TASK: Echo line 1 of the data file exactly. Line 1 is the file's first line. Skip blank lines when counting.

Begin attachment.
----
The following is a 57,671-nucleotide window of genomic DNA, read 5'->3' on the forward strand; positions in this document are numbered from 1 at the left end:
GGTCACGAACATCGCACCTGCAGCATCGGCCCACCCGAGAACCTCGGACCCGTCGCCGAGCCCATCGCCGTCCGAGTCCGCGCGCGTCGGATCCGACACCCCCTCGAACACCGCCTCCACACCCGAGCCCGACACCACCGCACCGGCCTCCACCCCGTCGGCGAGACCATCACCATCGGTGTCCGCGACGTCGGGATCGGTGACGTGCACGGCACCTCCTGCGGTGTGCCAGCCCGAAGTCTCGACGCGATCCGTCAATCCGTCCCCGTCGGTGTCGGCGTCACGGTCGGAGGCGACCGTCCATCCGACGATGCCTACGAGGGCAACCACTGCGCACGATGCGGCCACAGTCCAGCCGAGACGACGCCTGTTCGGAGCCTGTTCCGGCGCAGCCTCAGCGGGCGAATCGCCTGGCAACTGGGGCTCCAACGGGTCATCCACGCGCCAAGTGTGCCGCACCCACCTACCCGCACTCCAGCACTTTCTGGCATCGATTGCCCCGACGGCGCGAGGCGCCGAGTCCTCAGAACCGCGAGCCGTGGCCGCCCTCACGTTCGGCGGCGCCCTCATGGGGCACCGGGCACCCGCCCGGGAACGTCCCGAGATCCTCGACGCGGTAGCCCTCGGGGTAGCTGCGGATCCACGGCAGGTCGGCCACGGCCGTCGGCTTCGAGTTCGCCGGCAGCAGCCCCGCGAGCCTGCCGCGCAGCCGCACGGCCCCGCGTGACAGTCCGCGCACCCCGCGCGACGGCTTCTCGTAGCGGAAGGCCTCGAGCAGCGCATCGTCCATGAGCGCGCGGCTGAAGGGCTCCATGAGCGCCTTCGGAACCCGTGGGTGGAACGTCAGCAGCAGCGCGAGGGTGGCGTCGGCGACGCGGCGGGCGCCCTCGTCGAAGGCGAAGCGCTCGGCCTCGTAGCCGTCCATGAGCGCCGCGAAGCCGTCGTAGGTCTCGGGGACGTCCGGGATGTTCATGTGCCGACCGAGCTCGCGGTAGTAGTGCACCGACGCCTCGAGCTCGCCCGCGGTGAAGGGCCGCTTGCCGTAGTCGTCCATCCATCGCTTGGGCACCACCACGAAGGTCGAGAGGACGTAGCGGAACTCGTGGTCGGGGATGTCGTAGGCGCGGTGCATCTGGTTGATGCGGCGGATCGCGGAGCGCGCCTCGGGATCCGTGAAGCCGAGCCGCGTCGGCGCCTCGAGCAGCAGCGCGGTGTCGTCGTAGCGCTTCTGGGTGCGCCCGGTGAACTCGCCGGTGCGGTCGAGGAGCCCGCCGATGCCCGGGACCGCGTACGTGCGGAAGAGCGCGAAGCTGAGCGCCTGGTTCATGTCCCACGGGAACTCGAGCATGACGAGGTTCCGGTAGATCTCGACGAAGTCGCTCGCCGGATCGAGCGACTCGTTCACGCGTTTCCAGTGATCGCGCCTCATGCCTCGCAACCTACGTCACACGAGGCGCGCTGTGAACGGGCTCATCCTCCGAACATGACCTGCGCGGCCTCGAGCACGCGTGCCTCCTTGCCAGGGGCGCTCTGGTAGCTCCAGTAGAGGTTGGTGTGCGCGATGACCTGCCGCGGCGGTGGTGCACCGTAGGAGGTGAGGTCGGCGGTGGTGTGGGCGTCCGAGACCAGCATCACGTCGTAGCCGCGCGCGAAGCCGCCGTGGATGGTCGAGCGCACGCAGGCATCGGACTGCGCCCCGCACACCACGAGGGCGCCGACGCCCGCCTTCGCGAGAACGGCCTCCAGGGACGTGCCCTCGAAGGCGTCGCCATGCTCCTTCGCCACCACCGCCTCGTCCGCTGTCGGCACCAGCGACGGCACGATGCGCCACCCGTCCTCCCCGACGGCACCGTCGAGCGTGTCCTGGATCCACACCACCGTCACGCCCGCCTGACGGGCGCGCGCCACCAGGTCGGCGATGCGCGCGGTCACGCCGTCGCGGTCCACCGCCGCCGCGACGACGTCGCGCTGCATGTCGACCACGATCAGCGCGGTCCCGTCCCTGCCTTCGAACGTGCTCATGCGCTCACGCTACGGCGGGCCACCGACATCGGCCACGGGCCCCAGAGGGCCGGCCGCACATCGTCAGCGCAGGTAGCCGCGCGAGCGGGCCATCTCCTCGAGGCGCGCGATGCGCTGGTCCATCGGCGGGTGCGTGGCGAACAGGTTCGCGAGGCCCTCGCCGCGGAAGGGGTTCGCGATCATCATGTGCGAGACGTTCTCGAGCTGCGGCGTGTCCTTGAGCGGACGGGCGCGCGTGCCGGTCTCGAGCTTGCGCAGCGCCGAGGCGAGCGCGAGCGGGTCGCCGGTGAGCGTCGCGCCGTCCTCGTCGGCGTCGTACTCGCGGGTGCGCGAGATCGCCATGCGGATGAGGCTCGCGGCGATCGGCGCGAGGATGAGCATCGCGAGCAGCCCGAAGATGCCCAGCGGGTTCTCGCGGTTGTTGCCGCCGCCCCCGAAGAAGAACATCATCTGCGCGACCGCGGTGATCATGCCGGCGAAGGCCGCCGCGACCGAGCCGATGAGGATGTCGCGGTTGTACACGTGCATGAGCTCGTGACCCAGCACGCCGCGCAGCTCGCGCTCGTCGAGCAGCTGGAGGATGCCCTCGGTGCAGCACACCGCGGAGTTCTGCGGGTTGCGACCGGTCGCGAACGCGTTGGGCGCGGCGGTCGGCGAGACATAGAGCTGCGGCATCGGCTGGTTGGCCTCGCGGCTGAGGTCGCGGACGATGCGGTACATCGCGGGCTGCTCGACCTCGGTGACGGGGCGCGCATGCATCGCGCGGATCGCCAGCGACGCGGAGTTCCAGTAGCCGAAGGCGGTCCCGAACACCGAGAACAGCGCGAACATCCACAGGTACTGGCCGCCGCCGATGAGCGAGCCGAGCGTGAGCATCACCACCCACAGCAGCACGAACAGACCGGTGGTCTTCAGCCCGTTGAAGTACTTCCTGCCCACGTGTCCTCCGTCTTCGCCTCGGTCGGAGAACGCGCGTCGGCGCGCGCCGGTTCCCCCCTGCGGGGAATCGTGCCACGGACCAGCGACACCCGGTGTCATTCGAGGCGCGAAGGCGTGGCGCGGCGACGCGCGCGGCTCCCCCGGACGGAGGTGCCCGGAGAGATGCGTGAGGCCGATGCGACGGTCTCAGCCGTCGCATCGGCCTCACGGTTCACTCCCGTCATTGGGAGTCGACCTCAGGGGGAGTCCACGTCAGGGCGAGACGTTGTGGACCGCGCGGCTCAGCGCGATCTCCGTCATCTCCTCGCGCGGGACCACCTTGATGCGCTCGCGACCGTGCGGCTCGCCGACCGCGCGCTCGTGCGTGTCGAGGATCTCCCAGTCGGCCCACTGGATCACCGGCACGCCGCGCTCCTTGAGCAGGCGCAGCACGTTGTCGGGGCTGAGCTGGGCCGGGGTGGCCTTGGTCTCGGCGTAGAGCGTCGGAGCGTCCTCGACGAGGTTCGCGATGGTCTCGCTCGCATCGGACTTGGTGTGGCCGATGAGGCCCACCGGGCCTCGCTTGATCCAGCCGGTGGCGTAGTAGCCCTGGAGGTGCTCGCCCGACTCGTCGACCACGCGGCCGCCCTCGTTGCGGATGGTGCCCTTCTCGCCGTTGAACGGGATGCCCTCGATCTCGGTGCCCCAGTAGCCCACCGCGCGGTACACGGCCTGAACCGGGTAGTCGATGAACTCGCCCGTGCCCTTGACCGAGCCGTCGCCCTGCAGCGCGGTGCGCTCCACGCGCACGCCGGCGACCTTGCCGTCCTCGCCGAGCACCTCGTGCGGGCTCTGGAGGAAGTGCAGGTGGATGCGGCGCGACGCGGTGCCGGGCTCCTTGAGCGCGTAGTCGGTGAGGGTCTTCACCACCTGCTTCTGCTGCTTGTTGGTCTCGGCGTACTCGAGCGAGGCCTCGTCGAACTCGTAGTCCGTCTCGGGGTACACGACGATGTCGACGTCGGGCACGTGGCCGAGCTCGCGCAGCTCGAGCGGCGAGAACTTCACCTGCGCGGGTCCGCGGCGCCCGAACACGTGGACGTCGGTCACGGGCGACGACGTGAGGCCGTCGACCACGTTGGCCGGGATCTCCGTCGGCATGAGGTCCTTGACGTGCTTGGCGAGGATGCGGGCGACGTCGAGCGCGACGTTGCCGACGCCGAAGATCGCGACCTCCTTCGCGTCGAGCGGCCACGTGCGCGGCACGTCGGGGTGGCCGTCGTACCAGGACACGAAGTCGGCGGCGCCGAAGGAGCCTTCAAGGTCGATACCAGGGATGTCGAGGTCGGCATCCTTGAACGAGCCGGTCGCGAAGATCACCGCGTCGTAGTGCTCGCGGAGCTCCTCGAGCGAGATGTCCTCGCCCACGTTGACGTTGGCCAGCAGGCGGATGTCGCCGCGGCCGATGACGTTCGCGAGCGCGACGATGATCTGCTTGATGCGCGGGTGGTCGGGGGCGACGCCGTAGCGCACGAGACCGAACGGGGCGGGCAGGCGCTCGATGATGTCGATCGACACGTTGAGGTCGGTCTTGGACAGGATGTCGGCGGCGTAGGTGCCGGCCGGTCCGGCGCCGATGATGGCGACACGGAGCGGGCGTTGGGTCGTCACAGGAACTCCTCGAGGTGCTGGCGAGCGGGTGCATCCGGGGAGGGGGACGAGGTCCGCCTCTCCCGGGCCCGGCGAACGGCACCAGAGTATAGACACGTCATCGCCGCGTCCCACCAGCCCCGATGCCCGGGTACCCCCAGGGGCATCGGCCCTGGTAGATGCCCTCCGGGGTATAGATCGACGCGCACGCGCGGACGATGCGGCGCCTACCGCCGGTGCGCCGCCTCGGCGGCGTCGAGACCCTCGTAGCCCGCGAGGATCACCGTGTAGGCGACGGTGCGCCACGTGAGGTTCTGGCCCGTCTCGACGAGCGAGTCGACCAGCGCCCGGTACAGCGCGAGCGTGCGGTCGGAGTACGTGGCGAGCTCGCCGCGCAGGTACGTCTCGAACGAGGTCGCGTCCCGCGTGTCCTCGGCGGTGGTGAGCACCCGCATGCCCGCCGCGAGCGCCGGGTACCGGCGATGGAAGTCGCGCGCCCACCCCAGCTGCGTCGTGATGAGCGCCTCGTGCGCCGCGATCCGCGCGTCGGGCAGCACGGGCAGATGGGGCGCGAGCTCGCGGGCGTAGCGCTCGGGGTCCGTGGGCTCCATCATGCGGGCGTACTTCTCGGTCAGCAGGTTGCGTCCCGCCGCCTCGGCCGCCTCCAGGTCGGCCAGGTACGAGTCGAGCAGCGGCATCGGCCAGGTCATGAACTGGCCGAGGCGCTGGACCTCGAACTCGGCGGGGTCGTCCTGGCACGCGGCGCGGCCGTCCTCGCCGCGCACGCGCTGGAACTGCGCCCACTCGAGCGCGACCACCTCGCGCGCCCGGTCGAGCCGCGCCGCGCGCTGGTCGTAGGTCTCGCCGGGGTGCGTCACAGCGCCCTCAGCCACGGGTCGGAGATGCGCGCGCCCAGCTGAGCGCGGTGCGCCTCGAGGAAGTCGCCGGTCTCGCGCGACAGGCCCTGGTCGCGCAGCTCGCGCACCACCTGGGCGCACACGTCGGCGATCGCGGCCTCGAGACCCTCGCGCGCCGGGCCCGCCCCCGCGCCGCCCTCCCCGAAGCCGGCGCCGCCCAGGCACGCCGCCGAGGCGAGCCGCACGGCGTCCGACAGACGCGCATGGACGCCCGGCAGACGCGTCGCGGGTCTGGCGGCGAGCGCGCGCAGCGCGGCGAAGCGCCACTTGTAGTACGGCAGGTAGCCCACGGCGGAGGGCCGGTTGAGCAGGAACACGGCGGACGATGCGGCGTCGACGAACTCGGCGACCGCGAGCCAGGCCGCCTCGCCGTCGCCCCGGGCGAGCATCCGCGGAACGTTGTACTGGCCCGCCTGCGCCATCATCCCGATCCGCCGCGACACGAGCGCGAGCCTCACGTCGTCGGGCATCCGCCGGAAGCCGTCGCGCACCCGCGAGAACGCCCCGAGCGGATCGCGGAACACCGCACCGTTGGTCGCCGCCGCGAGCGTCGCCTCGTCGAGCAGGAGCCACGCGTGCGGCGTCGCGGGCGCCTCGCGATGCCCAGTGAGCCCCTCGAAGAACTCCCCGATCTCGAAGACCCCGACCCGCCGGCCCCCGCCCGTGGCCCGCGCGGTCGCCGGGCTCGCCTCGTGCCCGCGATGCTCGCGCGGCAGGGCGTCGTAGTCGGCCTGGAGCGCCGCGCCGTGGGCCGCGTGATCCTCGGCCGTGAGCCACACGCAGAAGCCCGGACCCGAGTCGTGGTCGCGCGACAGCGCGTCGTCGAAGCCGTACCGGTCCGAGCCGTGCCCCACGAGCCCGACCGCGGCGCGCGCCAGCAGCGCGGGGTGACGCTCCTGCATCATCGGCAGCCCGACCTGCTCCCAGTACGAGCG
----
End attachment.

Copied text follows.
The following is a 57,671-nucleotide window of genomic DNA, read 5'->3' on the forward strand; positions in this document are numbered from 1 at the left end: